Bristol 45.5 - AiniA
Join Date: May 2006
Thanked 124 Times in 112 Posts
Rep Power: 14
Well, the Admiral flies home on Saturday and that is a very good thing some of us say. She ha being prepping Ainia for being left for something like 9 months in a harbour that is both well-protected and very windy. In the summer (now) dominant winds are SE but in the winter they will be NW. We have hired a 'boat custodian' to keep an eye on the boat. All dock lines are already doubled,10 lines in total, and the custodian asked that extra lines be left in the cockpit - I did say it is windy there.
This also brings up the question of dock lines and fenders on boats that do extended cruising. Generally you go months or even years without staying at a dock. South Africa is the clear exception to this. There are very few places to anchor along this coast. You have to anchor in the river at East London and you can anchor off the yacht club in Durban, but they charge and it is not much more to take a dock. You can anchor in Kynsna if you can get in. Other than that you can find shelter behind headlands west of Port Elizabeth but only for a night or so, when the wind switches you are completely exposed. Anyway, the reality is that many cruisers do not have enough, or big enough, fenders and may not have a huge sully of dock lines although lots of old sheets. We were fortunate because we were living in a marina in NYC and have seven fenders, including four very large ones. We had more than one set of dock lines but bought four more. In SA the standard for dock lines is something called PolySteel which is also used in the marine trades as well. It seems to be as strong as nylon the same size, has good stretch, but is slippery on the cleat. Speaking of cleats, this can also be an issue. We have 12 good-sized deck cleats and 8 of them are in use, the others are aft or mid-deck on the side away from the dock. If a boat had fewer cleats it would be hard to tie up in places like this.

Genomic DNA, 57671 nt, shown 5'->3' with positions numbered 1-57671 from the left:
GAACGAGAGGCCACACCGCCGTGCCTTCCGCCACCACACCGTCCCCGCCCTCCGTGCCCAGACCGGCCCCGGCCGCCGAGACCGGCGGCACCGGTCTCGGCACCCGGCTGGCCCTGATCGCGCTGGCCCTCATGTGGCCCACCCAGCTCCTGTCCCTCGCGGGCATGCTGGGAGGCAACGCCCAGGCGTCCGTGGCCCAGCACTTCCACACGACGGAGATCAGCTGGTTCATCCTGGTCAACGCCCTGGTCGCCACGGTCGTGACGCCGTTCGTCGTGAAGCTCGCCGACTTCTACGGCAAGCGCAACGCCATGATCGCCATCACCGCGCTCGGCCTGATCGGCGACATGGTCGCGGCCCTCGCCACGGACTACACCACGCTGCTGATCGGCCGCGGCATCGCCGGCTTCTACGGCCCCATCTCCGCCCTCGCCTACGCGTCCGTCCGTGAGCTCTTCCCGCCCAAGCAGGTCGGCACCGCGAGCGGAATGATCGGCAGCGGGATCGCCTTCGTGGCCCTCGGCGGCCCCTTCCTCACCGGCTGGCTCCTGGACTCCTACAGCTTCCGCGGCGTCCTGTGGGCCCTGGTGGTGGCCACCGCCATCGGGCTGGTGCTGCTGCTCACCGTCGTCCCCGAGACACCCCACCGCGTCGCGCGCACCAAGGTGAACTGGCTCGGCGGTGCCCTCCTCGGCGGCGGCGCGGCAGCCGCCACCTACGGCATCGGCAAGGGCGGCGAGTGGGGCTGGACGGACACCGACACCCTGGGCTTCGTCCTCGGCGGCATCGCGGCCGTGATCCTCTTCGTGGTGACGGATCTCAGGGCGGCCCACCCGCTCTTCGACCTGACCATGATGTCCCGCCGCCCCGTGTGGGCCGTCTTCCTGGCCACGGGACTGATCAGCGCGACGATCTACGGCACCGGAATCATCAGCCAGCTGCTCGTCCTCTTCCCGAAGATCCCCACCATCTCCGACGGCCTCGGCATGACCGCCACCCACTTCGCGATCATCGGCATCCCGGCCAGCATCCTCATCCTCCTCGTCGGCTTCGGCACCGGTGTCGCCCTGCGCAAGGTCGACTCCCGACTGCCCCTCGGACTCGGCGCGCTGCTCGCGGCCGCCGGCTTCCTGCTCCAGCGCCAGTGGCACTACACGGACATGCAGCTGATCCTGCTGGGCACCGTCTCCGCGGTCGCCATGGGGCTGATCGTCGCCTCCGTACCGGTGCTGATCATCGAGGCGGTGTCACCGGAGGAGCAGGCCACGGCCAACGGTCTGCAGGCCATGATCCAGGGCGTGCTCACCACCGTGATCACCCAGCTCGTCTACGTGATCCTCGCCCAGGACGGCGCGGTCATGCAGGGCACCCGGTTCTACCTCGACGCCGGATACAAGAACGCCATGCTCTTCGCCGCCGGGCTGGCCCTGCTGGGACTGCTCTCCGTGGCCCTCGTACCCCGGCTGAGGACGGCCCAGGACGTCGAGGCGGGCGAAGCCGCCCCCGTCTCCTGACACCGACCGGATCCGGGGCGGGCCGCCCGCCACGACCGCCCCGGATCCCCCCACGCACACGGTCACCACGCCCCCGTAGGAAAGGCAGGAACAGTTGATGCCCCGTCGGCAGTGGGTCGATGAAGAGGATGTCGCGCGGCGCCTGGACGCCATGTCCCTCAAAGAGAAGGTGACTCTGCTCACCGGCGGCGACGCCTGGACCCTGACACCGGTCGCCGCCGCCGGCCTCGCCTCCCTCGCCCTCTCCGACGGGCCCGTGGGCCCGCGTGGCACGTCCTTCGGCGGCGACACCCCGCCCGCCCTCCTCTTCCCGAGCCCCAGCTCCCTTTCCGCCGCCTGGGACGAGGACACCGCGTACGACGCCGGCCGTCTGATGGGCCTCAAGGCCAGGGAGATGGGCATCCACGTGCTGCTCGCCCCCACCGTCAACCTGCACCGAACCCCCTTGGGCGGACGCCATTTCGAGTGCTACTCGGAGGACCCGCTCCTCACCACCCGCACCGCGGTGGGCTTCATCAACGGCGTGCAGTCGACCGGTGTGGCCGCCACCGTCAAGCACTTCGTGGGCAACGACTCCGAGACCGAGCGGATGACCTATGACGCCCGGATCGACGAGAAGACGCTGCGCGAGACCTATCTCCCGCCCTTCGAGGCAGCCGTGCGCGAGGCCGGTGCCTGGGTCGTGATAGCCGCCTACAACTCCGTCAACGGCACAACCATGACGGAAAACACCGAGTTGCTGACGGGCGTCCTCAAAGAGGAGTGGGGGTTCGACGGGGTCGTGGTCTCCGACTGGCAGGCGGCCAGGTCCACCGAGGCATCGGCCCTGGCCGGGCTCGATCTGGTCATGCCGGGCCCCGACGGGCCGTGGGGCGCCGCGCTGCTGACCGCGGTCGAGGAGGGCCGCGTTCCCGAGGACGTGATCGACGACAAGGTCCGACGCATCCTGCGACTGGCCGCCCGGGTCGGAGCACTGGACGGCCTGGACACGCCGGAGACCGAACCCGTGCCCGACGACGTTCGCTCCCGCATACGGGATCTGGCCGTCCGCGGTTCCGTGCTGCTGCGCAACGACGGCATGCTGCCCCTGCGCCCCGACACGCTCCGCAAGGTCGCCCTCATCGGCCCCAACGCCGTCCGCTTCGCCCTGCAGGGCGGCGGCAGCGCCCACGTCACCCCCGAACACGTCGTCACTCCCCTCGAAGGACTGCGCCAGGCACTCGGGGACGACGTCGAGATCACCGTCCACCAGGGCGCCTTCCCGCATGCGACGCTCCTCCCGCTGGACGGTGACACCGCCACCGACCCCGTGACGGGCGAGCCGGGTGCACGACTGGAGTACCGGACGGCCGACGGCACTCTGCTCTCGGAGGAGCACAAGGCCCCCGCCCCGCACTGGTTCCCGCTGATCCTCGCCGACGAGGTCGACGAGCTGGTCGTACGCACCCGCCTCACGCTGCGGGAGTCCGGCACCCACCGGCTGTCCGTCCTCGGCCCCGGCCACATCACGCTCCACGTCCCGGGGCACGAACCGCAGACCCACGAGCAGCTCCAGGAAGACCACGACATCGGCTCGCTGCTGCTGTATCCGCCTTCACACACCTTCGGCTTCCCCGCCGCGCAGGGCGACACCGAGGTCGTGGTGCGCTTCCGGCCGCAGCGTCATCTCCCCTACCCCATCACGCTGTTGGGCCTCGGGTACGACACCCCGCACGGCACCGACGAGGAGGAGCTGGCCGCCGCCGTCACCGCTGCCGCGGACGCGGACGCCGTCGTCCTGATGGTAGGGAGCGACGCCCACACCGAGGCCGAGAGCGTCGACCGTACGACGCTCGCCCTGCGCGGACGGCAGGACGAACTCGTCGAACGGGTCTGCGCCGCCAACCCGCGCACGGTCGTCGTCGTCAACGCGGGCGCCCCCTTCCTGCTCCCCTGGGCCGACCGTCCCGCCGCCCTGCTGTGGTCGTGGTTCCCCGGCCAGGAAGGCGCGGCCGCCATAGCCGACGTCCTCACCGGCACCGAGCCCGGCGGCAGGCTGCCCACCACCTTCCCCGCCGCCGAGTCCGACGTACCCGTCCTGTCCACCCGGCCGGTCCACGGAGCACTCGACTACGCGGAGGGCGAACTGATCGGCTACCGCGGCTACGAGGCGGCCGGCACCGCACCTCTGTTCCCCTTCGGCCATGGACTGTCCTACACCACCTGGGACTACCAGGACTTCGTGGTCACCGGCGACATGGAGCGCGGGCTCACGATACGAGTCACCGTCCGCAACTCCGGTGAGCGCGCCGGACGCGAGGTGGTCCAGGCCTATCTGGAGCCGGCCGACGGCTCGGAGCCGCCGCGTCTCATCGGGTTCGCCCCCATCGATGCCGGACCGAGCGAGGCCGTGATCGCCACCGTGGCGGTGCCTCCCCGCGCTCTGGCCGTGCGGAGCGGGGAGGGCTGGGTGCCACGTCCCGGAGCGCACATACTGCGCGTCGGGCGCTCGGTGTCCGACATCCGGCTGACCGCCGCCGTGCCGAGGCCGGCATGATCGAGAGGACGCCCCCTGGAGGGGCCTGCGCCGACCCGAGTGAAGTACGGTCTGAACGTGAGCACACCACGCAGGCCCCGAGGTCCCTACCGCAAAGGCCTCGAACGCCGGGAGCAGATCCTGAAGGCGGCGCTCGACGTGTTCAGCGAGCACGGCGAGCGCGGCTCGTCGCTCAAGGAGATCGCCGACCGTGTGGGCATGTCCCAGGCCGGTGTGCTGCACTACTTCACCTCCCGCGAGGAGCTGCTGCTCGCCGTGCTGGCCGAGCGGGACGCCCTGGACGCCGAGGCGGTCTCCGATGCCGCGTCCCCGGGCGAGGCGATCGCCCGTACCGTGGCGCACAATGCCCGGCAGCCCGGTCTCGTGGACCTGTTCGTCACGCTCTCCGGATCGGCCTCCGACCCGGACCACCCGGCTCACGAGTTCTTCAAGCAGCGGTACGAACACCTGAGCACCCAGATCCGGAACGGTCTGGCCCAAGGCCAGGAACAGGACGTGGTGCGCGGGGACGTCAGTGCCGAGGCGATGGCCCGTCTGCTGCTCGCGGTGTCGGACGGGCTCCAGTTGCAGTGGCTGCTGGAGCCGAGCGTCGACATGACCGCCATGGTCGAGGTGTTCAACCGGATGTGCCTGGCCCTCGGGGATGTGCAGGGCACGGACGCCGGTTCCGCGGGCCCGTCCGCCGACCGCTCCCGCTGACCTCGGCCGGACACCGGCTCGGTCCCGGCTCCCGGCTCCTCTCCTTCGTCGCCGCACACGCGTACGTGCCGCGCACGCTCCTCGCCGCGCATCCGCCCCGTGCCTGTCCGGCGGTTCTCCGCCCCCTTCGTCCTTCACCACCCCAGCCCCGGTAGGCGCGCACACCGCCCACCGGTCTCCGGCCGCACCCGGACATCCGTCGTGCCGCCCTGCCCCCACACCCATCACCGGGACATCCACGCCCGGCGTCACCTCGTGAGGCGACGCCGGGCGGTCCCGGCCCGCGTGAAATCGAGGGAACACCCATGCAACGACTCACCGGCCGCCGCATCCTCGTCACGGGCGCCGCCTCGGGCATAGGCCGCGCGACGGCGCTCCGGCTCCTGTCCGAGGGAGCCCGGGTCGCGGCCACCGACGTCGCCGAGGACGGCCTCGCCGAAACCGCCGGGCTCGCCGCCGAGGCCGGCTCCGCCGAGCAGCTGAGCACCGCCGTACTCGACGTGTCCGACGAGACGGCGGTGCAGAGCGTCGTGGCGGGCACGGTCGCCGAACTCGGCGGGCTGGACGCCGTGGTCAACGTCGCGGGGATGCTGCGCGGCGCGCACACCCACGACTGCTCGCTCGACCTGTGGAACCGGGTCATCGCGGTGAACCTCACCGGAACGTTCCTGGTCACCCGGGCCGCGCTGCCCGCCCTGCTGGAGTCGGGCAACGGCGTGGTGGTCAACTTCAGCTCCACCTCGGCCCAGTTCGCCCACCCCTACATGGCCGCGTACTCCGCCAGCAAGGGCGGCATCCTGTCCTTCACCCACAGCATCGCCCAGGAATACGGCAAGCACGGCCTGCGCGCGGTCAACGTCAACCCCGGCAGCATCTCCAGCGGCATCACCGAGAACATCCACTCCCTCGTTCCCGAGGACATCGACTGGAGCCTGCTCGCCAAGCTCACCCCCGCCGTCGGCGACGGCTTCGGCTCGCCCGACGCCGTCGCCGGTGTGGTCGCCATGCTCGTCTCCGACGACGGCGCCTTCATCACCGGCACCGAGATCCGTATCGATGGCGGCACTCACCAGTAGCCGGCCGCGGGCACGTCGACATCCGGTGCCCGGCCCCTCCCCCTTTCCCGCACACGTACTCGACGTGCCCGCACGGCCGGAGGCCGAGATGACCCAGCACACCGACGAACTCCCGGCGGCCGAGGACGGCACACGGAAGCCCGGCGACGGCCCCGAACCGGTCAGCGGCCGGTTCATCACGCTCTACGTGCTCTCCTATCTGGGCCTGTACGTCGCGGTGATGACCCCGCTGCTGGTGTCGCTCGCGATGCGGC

After the refit we have decided to sell Ainia. We want something smaller that would be could for the light summer winds of Lake Ontario, although we plan to spend at least a couple of winters in the Caribbean before heading north.